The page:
One thing that almost every person has in common is the undeniable fact that we’ve all made our fair share of regrettable decisions. Show me a person who hasn’t made a bad decision and I’ll show you a person who is either not being honest, or someone who avoids making decisions at all costs. Making sound decisions (especially if you’re under pressure) is a skill set that needs developing like any other. This is especially important for those who wish to reach leadership positions. Nothing will test the strength of your leadership more than your ability to make decisions.
1. Be A Fly On The Wall
One science backed way to make more rational decisions is to remove yourself from the situation and consider yourself as an outside observer. While in a third-person perspective you are more likely to employ rational, wise and mature reasoning. Wise reasoning includes but is not limited to strategies such as considering other’s perspectives, thinking about different ways the scenario could unfold and thinking about compromises.
2. Keep Your Mind in The Present
Mindfulness meditation is an excellent way to focus your awareness on the present moment. But it can also help you decide whether it’s time to cut your losses. When you’ve already invested time and energy into something (called sunk-cost bias), it can be difficult to know when to cut your losses. However, meditation helps to reduce how much you focus on the past and future. This psychological shift generally leads to less negative emotion. The reduced negative emotion helps to facilitate the ability to make better decisions.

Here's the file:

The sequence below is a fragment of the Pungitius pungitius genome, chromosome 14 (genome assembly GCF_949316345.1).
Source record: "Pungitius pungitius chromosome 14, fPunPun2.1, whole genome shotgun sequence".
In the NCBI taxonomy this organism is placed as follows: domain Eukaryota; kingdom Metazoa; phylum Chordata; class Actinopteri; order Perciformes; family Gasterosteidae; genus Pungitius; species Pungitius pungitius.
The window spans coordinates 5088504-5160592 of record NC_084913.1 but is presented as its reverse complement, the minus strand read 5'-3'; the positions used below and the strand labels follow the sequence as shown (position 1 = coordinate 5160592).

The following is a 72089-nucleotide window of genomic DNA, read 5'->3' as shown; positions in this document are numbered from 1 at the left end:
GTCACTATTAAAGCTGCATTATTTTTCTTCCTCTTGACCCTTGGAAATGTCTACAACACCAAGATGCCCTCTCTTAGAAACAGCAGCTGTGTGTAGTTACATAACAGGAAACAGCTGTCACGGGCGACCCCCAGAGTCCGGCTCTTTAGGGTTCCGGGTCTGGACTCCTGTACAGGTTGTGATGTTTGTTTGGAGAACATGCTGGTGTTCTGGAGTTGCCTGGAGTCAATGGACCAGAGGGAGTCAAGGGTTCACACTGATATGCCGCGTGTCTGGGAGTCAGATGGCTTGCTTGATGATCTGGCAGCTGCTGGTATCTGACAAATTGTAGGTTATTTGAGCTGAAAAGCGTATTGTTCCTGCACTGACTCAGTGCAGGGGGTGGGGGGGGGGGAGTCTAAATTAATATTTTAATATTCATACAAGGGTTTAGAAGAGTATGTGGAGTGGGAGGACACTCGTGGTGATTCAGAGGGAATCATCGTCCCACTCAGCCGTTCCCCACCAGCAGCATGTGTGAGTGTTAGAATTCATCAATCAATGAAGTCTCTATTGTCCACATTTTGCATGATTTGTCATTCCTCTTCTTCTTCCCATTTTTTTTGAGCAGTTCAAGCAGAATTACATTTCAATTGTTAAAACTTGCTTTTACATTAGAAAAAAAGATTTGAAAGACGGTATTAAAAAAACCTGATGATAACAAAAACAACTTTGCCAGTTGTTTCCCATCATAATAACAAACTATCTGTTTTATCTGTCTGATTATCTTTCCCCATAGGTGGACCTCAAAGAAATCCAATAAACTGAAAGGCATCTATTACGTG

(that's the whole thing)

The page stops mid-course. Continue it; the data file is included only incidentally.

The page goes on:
3. Think in another language
This is an interesting tactic but after using it for a couple of years I can say without a doubt it works. By thinking in a different language to the one where you have the problem removes some of the emotional connection you may have to the situation. Allowing you to disconnect and to think about the situation more rationally. However, sometimes it is enough to think about the situation using a different set of vocabularies in the same language. Instead of swearing, using neutrally emotive language can help you see the situation in a different light.
4. Increase your Emotional Intelligence
Emotional Intelligence – the ability to recognize, understand and manage our own emotions while simultaneously being able to recognize, understand and influence the emotions of others. By cultivating your emotional intelligence, you can keep your emotions from influencing unrelated decisions.
If you follow these steps you’re sure to be on your way to making better decisions!
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